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Next generation mobile: what can 5G do for the enterprise?

Next generation mobile: what can 5G do for the enterprise?
June 27, 2016in Technology2016-06-272016-07-06technologyen
It is almost two years since Samsung in South Korea tested its 5G mobile network and in February 5G trials in the US achieved speeds of 10Gbps. What does this new network technology mean for enterprises?
Next generation mobile: what can 5G do for the enterprise?

5G is on its way: it is almost two years since Samsung in South Korea tested its 5G mobile network, achieving download speeds up to 30 times faster than existing 4G LTE, and things have moved on since. In February trials of 5G in the US achieved speeds of 10Gbps.

What is 5G and how does it work?  5G is the fifth generation of wireless technology. It builds on 4G, which brought us the full packet-based mobile network, facilitated always-on anywhere connectivity and the mobile workplace. But where 4G occupies the frequency bands up to 20 MHz, 5G will inhabit the frequency band up to 6GHz.

The main characteristics of 5G are that it will be significantly faster than existing mobile connectivity, with lower latency, greater capacity, better interoperability and lower power. There is a possibility that commercial deployments could begin as early as 2017, but it is more likely that full, wide-ranging commercial deployments will happen in 2020.

Which apps will benefit?

Lower latency means better performance for high bandwidth apps. For consumers that means being able to stream video far more reliably or download a movie in a matter of seconds, and for the enterprise it means supporting mobile working much more effectively. 5G will make multi-person video calling on the move a reality and will deliver the fully wireless, cloud-based office, with all unified communications (UC) apps more reliably and consistently available.

Other sectors that will really benefit from 5G’s lower latency are gaming and broadcast. At the moment 4G can manage latency of between 40ms and 60ms, which is low, but not enough to enable truly real-time response from the remote server. Similarly, if 5G achieves the hoped for latency of between 1ms and 10ms, broadcasters will be able to deliver a better service. Spectators in sports stadiums, for example, will be able to watch live streams showing alternative camera angles of the match with no delay or buffering.

Enabling the enterprise

Because 5G will be significantly faster than 4G, it will take mobile working to the next level and enable higher productivity across more devices. 5G will help deliver a mobile digital workspace that offers increased flexibility and agility. One of the most crucial UC tools, video conferencing, will benefit hugely. Given that 94 per cent of businesses saying that the biggest benefit of video conferencing is increased efficiency and productivity, that is likely to be a killer app for enterprises.

Businesses could also be able to turn to 5G as a fixed-line network replacement, meaning they can connect up enterprise branch offices much more quickly and easily. And with the Internet of Things (IoT) fast becoming a reality, with billions of connected devices and machines expected on the network over the next few years, there is a real possibility of 5G providing the actual network backbone that powers IoT.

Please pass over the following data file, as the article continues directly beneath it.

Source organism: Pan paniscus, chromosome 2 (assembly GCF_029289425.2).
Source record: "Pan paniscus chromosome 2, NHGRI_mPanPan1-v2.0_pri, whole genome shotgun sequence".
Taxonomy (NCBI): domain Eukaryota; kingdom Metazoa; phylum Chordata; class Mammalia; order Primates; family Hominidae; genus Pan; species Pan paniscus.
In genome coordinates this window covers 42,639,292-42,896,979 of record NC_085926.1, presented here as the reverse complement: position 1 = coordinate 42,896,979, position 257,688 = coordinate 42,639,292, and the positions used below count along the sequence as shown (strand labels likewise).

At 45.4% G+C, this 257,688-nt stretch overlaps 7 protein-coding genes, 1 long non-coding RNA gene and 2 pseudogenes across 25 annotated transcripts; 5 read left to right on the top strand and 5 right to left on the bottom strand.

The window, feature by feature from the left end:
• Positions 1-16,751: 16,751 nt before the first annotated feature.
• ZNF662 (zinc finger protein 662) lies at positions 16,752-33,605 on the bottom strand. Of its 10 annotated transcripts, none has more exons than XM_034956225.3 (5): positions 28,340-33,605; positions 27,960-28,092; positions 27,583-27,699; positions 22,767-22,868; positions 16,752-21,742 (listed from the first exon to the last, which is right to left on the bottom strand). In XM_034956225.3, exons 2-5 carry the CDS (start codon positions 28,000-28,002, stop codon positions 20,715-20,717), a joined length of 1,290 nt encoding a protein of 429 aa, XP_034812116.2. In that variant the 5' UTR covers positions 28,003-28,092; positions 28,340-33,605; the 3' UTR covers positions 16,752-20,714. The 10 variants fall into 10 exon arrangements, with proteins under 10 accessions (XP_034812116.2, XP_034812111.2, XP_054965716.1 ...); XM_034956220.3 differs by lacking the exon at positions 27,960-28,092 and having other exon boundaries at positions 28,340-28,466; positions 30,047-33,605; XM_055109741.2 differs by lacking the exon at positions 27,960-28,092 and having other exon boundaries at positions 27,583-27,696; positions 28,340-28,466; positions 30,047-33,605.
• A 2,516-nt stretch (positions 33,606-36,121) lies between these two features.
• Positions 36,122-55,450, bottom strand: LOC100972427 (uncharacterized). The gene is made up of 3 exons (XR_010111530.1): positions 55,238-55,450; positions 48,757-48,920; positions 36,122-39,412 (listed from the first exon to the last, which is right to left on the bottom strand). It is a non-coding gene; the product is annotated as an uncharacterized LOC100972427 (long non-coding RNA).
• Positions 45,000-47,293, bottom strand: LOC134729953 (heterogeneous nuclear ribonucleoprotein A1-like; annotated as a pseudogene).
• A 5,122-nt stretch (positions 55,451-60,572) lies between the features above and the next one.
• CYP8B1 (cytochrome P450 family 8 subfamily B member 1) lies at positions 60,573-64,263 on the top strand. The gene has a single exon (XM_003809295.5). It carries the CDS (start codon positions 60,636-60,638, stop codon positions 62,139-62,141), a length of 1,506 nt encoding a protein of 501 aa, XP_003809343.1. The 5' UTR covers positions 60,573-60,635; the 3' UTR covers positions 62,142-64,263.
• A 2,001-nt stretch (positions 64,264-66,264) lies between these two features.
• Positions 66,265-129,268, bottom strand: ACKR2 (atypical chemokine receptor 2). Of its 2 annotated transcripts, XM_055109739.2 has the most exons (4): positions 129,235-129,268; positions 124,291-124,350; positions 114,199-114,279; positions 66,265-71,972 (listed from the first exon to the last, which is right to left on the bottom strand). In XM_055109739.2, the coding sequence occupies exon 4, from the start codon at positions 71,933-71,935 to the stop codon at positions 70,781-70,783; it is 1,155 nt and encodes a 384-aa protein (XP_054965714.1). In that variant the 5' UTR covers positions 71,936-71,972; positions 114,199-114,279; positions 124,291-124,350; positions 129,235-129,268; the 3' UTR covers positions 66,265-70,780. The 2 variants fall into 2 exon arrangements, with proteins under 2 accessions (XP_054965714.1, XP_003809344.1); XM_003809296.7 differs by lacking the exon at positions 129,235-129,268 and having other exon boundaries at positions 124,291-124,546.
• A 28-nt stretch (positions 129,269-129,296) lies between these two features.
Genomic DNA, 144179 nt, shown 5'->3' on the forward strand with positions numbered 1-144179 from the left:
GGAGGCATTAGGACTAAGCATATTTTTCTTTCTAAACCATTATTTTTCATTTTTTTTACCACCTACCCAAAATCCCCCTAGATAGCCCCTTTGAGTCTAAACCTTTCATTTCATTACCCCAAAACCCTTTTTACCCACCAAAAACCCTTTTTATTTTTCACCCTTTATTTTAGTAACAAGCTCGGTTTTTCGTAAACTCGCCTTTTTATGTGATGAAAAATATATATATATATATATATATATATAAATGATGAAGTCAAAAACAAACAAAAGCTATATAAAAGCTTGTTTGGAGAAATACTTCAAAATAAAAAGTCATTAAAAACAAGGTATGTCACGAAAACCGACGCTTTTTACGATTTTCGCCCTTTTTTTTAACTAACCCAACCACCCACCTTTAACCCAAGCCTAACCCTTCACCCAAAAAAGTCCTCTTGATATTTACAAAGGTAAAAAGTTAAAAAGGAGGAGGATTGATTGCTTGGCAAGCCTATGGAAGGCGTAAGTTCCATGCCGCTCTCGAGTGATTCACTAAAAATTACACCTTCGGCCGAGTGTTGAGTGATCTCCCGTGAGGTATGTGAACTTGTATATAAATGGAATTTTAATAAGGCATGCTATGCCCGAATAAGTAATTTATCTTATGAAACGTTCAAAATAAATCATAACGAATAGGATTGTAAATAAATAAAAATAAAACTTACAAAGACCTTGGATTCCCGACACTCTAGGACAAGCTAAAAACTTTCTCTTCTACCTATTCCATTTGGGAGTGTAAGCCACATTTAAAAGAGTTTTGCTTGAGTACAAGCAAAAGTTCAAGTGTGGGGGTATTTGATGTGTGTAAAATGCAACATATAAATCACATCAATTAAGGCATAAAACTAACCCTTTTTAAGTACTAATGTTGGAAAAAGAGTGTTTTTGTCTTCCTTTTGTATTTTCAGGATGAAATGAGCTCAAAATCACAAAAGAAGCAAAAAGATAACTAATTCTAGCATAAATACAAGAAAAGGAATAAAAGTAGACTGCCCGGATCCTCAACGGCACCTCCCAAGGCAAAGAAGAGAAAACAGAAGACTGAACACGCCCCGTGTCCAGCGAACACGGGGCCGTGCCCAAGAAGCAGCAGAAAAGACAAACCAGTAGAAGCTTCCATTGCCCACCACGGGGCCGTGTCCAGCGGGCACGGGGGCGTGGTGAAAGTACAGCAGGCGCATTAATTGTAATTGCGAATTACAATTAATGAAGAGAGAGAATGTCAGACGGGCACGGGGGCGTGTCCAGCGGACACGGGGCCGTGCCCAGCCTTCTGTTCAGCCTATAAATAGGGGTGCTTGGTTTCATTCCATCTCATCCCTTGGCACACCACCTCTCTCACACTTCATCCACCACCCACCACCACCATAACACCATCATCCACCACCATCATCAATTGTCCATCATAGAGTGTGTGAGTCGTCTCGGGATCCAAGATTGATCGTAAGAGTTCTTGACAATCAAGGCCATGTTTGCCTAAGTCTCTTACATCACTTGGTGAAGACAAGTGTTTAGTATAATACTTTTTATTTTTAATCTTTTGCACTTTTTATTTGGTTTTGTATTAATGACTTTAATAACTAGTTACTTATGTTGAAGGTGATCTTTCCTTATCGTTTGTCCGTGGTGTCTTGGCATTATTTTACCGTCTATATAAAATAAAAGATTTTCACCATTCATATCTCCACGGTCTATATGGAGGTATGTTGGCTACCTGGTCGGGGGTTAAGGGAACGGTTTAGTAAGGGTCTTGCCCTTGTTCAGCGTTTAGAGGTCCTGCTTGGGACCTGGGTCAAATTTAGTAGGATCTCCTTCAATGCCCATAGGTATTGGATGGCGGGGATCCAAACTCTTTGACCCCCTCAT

Potential use cases already in place

Trials of 5G are starting this year in the US. It is being pitched as a potential residential broadband offering, without the need to dig trenches or sink cabling. 5G could also provide a new, dedicated network for emergency services, where reliability and real-time communication is essential. 5G’s lower energy-per-bit usage would improve battery life of connected devices and low latency would provide sub-millisecond support for emergency services.

5G could also provide the bandwidth for apps like virtual reality (VR) and augmented reality (AR), both of which have already been trialed for use in enterprise environments. 4K video is a must-have service for next-gen mobile and 5G will support and power that too.

Autonomous cars is another area where 5G will be critical – it will be the mechanism that ‘drives’ self-driving cars. Autonomous vehicles deployed today rely on cell towers for connectivity and to determine their locations, the proximity of other vehicles and more. The latency present in a 4G network means that cars currently travel over 4 feet before they receive a notification that another vehicle or obstacle is ahead! With 5G that signal is much faster and makes the vehicle significantly safer, with stopping distance down to just a couple of centimeters.

A recent Forrester survey found that 71 per cent of enterprises believe mobility is a top priority – and 5G is set to power a whole new generation of mobility. Ultimately, 5G could provide the backbone of our economy and society in future, and will impact hugely on enterprises in every industry and on every area of our daily lives. Just be prepared to wait a few years for 5G to deliver all this. That said, if you aren’t already planning for the advent of 5G and making business decisions to help you benefit from it, what’s keeping you?

To learn more about how Orange helps enterprise organizations reap the benefits of mobility, please click here: http://www.orange-business.com/en/mobility

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